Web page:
Doctor insights on:
How Does Rheumatic Fever Affect Pregnancy
When your due date arrives, you will be more than ready to have your baby! Most women deliver the baby somewhere between 37 and 42 weeks. According to the American College of Obstetricians and Gynecologists, only 5% of babies arrive on the exact due date. Approximately 7% of babies are not delivered by 42 weeks, and when that happens, it is referred to ...Read more
Rheumatic fever: Rheumatic fever itself is not a problem prior to pregnancy unless you develop rheumatic heart disease. Rheumatic heart disease is the most severe sequela of acute rheumatic fever. It usually occurs 10 to 20 years after the original illness . It can affect the heart valves most commonly causing mitral stenosis. Mitral stenosis can complicate a pregnancy. ...Read more
Group A strep: Rheumatic fever is an inflammatory condition which uncommonly follows group a strep infections of the throat. It may affect joints, movement, skin and heart valves. The course is difficult to predict, but should be followed closely. Your doc needs to help you understand the treatment and plan. ...Read more
Can a person that had a rheumatic fever years ago work as a dentist? Doesn't this career risk his health?
No career risk : Dental personnel who have had rheumatic fever are not at any risk working in the dental field. Nor are the patients that they care for. There can be some lingering complication to those who have had r fever. Heart and heart valve damage for one. The infection control procedures that are followed makes it a safe work site. More risk catching cold. ...Read moreSee 1 more doctor answer
If rheumatic fever was very very mild, what's the likelihood of relapse if I don't continue long term antibiotics?
Hard to comment: Without a full review of your history, records, exam & understanding of how the diagnosis was made it is hard to comment. RF is an immune mediated disease and in theory any new strep A infection could trigger a relapse & more damage. However, there are also proponents of discontinuing long term treatment in adulthood. It is best to discuss your options with your docs. ...Read more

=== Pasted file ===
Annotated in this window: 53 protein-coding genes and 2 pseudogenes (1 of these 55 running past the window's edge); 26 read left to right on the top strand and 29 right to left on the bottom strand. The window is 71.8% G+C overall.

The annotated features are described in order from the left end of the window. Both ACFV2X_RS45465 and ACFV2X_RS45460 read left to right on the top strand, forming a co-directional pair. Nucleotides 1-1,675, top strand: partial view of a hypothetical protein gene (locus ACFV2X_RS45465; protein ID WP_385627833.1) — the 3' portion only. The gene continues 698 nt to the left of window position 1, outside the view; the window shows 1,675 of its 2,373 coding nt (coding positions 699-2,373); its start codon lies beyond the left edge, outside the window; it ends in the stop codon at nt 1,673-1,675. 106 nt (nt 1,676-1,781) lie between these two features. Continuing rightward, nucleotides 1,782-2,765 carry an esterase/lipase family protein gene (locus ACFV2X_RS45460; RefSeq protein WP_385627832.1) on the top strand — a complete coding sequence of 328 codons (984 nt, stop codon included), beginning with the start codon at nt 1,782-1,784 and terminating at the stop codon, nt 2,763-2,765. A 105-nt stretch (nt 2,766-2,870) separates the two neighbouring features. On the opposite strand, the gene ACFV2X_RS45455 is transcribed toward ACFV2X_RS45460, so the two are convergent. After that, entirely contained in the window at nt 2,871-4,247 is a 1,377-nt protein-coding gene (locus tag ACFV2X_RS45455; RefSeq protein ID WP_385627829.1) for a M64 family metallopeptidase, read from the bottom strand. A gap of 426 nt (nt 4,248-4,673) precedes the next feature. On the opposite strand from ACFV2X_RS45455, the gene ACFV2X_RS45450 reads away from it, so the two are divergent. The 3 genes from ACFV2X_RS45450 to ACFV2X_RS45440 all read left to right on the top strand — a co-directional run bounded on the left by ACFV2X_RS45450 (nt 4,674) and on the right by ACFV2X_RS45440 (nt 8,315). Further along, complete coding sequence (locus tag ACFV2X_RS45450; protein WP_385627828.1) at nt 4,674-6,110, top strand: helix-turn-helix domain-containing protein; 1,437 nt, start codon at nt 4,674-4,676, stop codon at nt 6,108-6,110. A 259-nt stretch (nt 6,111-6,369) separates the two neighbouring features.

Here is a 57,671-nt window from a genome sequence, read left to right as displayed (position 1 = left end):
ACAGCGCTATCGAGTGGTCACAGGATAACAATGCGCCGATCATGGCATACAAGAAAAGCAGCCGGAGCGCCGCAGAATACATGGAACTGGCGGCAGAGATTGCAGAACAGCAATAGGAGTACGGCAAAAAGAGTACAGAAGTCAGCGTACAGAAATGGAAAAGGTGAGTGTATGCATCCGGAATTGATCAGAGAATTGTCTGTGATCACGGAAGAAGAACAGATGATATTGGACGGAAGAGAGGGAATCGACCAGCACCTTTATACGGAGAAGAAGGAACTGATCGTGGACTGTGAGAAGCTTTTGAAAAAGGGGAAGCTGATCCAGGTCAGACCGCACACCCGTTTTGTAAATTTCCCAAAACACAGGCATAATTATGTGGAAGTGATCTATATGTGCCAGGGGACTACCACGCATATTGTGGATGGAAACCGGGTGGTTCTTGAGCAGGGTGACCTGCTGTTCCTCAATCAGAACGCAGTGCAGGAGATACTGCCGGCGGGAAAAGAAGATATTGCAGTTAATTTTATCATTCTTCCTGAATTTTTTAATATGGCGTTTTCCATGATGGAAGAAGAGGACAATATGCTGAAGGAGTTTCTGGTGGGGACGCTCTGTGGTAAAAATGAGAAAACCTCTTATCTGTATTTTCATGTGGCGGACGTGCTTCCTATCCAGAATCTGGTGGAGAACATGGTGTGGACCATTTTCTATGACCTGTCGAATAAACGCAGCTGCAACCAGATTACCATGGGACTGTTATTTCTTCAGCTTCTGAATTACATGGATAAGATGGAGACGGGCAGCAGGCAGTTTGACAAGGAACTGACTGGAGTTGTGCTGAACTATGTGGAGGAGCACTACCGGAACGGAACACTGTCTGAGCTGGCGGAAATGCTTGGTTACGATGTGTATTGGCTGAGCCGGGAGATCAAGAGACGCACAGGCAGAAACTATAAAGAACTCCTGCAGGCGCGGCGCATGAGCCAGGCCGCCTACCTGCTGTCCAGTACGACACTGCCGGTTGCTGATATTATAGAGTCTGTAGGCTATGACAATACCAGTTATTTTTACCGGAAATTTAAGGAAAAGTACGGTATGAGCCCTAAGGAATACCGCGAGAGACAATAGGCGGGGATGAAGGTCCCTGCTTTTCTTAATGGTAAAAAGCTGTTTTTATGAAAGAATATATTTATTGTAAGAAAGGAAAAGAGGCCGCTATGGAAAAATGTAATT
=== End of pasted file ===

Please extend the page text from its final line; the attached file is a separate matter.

They could be: Particularly the ones related to joint swelling and inflammation. It is not unusual for the "arthritic" symptoms to be severe enough to prevent you form bearing weight and even walking. Other symptoms occurring several months later on (chorea) may also be debilitating by producing uncontrolled involuntary movements. ...Read moreSee 1 more doctor answer
Post-strep fever: When the body produces antibodies to the streptococcus organism, the antibodies can affect the heart and kidneys; this inflammatory reaction is called an autoimmune reaction. The period of active inflammation of the heart is termed "rheumatic fever". ...Read moreSee 1 more doctor answer
Several problems.: Rheumatic fever is an inflammatory disease that occurs following a streptococcal infection, such as streptococcal pharyngitis or scarlet fever. Believed to be caused by antibody cross-reactivity that can involve the heart, joints, skin, and brain,  the illness typically develops two to three weeks after a strep infection. Acute rheumatic fever commonly appears in children between 6-15 yrs old. ...Read more
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